Contracts awarded; work to start at town athletic facilities

03/24/2011 4:25 PM |
BARBARAELLEN KOCH FILE PHOTO The baseball and softbal fields at EPCAL should be accessible this summer.

BARBARAELLEN KOCH FILE PHOTO The baseball and softbal fields at EPCAL should be accessible this summer.

The Riverhead Town Board last week awarded contracts for two key recreation projects that officials have been discussing for years.

One is the rehabilitation of the soccer and multi-purpose fields at Stotzky Park, which have been badly worn out from overuse over the years. That contract was awarded to Bimasco Inc. of Hauppauge, which bid $339,996.

The other project involves a contract to stripe the Route 25 entrance to the new town recreation area at the Enterprise Park at Calverton, which features new baseball and softball fields actually completed last year, a bike trail that runs around the entire EPCAL site and new soccer fields being planned for about 30 already cleared acres east of the baseball fields. That contract went to Corazzini Asphalt of Cutchogue, which bid $44,226.

“This covers everything from the field to the irrigation to the fencing,” Councilman George Gabrielsen said at last Thursday’s Town Board meeting.

The town plans to have a six-foot fence built around the Stotzky Park field, town officials said.

“That field is only going to be used for youth and it’s going to be fenced and locked when it isn’t being used,” said Supervisor Sean Walter.

“The adult soccer [field] will be moved to EPCAL,” he continued. “[The Stotzky Park] field really has to be preserved for the kids, and we’re hoping we can keep up the grass field, because we couldn’t afford the million dollars for Astroturf. We’re hoping that by using it just for PAL soccer and football, the field will get enough rest between sessions that it will recover.

“It will be fenced,” the supervisor said. “Some of the residents may not like it, but in off times, it will be locked, because we cannot take the chance of some of the adult leagues going on to it. The adults kicked the tar out of that turf.”

The Stotzky Park field isn’t expected to be ready until August or September, officials said. The contractor has 90 days to complete the job, but the town will want to give the field about 30 days to grow after that, Mr. Gabrielsen said. The field will be re-sodded and drainage will be installed, he said.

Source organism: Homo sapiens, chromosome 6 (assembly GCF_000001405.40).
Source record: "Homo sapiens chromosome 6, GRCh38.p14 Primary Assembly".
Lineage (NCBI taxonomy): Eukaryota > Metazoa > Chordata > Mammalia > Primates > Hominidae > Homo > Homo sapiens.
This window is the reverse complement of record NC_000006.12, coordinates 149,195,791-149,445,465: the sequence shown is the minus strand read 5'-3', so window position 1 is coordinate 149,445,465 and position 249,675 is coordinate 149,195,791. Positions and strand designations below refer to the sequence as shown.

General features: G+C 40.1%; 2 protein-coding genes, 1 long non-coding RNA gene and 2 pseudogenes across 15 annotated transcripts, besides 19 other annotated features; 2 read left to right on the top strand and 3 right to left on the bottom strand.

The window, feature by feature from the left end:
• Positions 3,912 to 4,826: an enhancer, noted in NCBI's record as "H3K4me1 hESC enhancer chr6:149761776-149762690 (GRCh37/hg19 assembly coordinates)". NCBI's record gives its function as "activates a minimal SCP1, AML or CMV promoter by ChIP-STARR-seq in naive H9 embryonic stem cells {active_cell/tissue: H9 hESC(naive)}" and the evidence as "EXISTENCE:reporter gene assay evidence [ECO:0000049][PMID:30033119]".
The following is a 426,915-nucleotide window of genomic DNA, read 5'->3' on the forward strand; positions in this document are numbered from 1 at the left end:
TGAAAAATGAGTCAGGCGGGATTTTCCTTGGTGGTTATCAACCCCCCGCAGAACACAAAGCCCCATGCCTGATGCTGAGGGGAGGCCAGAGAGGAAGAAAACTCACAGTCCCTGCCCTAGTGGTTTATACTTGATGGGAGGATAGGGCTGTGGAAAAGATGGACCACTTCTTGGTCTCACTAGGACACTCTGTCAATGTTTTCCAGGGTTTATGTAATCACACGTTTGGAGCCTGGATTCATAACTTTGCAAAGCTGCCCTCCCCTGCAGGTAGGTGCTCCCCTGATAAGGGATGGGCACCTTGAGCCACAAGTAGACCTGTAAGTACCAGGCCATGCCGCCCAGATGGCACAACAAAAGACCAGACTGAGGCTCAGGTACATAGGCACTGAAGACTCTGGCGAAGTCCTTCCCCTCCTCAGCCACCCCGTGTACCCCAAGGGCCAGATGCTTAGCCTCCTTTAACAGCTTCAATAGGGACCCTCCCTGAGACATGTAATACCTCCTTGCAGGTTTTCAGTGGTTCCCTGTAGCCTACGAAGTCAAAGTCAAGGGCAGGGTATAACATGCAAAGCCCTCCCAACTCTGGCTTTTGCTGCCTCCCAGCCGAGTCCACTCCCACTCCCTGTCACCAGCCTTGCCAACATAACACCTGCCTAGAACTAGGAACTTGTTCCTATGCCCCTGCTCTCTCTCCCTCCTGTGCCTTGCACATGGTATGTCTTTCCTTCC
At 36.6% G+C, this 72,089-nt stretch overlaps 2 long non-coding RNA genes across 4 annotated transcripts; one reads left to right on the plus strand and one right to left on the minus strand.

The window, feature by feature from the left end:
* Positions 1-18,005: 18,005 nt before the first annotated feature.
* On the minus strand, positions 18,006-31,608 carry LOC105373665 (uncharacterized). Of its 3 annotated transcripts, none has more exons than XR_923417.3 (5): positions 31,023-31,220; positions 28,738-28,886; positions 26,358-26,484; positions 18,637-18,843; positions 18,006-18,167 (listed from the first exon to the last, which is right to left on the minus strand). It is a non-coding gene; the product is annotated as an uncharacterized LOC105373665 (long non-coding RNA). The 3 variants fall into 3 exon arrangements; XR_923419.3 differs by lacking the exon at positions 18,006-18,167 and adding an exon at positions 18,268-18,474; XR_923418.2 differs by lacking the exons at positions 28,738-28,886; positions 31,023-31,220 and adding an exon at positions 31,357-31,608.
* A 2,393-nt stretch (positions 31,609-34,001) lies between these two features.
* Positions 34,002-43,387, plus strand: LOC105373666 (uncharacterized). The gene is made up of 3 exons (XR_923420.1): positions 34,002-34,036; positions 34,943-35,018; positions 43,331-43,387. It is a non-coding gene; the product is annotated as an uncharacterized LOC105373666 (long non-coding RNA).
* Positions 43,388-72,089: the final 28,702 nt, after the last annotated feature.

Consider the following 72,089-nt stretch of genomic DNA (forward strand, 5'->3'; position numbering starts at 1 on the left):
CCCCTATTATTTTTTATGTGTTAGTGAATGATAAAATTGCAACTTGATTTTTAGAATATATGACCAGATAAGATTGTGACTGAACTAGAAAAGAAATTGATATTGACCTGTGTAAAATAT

The EPCAL project includes opening the baseball and softball fields that were created last year, but never used; re-striping of the park entrance on Route 25; creation of gravel parking; and providing fencing; and access to the bike path that runs around most of EPCAL, officials said.

The town had planned a more lavish park on the 60 acres at EPCAL several years ago but never came up with the money.

“We took a $5 million project and scaled it back to something less than $2 million,” Mr. Walter said.

The town has already spent about $1.5 million on the EPCAL fields.

“It’s going to be a beautiful place. It’s just not as grandiose as we once planned,” he said.

Eliminated from the plans are lights, concession stands, bathrooms and a cobblestone walkway.

The town still hasn’t received formal approval from the county Department of Health Services to use septic systems while it waits to hook the park into the Calverton sewer district, officials said.

The town is hoping to have the EPCAL fields opened for use by late spring or early summer, Mr. Gabrielsen said.

In addition to town leagues and youth leagues, the town also hopes to allow the baseball fields at EPCAL to be used by the Riverhead Tomcats of the Hampton Collegiate Baseball league, who currently play at Riverhead High School.
League officials have said they hope to contribute funding toward field improvements.

Work at both Stotzky Park and EPCAL is being paid for out of the town’s parks and recreation fund, town officials said.
Developers pay into the fund when they subdivide land.

tgannon@timesreview.com

Comments

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2 Comment

  • Ok here is the question. Are we paying for the sod or is it being donated by one of the sod farms here in Riverhead town.? We the taxpayers have been subsidizing the sod farms through the agriculture exemptions that they have been recieving for years. The exemption gives the sod farmer upwards of a 75% property tax exemption. This means that we the taxpayer pick up the difference. The purpose of the agriculture exemption is to help promote open space and tourism. Can anyone in town hall explain how a sod farm promotes tourism? I have never seen anyone having a picnic, barbeque or hitting golfballs on a local sod farm. How about the sod farmer donating the sod to the town.? The sod farmer leaves plenty of sod on the field at the end of the season. Think of the writeoff they could get and the great P R for the donation. George Gabrilesen please ask for a donation?? Help the taxpayer out

  • I would like to make it perfectly clear that both of these projects will not cost the taxpayers any money, as these expenses will come out of the park and recreation fund. These dollars are paid by developers when they create subdivisions. A win win for the taxpayers and our recreation facilities. Thank you for your concerns and interest. Councilman George Gabrielsen